Leaders from government, business, and academia must urgently explore many interrelated issues: how to train tomorrow’s and retain today's workforce, ensure equity of opportunity, and consider alternative models of income distribution support to avoid mass poverty and instability.

AI-led digital transformation has also created a thriving ecosystem of innovative solutions, unique partnerships, and new customers. Take, for example, the Drone Racing League (DRL), which partners with the U.S. Air Force and high tech sponsors to deliver new UAV pilot experiences, pilot training, and new hardware. Microsoft Ventures, an active, strategic partner at key stages of startup’s growth, also invests in companies like Airmap, which leverages AI for intelligent airspace management to power millions of UAV flights.

How to ensure AI remains a resource, and problems don’t escalate

Beyond economics, AI raises fundamental questions around how to foster machine learning capabilities for good. Design thinking, behavioral economics, and data analysis can all directly influence policy. To maximize effectiveness of public policies, human centered design must be utilized, which is why our analysis and planning must review data at a community, sector, and even individual level. 

The rampant growth in the Internet of Things and machine learning comes with trade-offs in privacy and an increased cyber vulnerability. Consumer convenience may not always trump security. These aspects of the information revolution have ethical implications in how we build AI capabilities and craft the policies that shape them.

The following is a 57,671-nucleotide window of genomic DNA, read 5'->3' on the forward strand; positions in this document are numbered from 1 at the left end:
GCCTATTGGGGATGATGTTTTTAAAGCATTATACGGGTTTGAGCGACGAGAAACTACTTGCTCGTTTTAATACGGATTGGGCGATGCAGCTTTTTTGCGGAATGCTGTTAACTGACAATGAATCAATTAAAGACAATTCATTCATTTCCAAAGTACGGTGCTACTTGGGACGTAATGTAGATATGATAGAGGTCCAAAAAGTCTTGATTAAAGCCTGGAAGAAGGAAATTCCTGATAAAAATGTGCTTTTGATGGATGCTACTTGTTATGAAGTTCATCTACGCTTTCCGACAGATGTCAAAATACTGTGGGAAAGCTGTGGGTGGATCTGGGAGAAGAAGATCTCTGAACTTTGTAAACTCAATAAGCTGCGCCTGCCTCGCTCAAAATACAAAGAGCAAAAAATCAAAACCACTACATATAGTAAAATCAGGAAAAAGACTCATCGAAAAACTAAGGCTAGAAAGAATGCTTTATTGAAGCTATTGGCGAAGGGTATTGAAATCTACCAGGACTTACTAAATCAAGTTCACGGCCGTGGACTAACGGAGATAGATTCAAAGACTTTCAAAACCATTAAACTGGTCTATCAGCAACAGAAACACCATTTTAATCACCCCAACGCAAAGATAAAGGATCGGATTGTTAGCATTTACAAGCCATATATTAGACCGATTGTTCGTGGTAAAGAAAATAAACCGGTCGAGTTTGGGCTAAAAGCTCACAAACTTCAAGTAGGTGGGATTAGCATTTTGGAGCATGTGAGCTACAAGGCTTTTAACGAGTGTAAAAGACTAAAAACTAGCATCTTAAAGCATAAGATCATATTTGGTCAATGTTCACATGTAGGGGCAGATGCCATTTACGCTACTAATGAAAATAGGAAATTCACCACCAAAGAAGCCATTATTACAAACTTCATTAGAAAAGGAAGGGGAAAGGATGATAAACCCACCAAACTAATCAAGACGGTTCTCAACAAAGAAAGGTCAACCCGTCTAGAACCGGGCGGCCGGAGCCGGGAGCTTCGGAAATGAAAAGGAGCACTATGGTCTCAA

Machine learning could also be undermined and corrupted if based on inaccurate data sets or biased algorithms. Yet the ability of machine learning to evolve well beyond the original inputs without an opportunity for humans to test and control for the escalation of bias or inaccuracy is a technical glitch that is important to address. Indeed there are efforts underway to provide insights into the forensics of machine learning. A potentially important development in AI policies and tools is to enable us to inspect the evolution of a learning algorithm, and thus ensure that the evolving capabilities continue to produce accurate results and that bias is checked and not allowed to exponentially grow.

An agreement among business, government, and other policy leaders to ensure that AI is applied in a safe and ethical manner—a "Geneva Convention" of artificial intelligence—is one way, but not the only way, to make that vision a reality.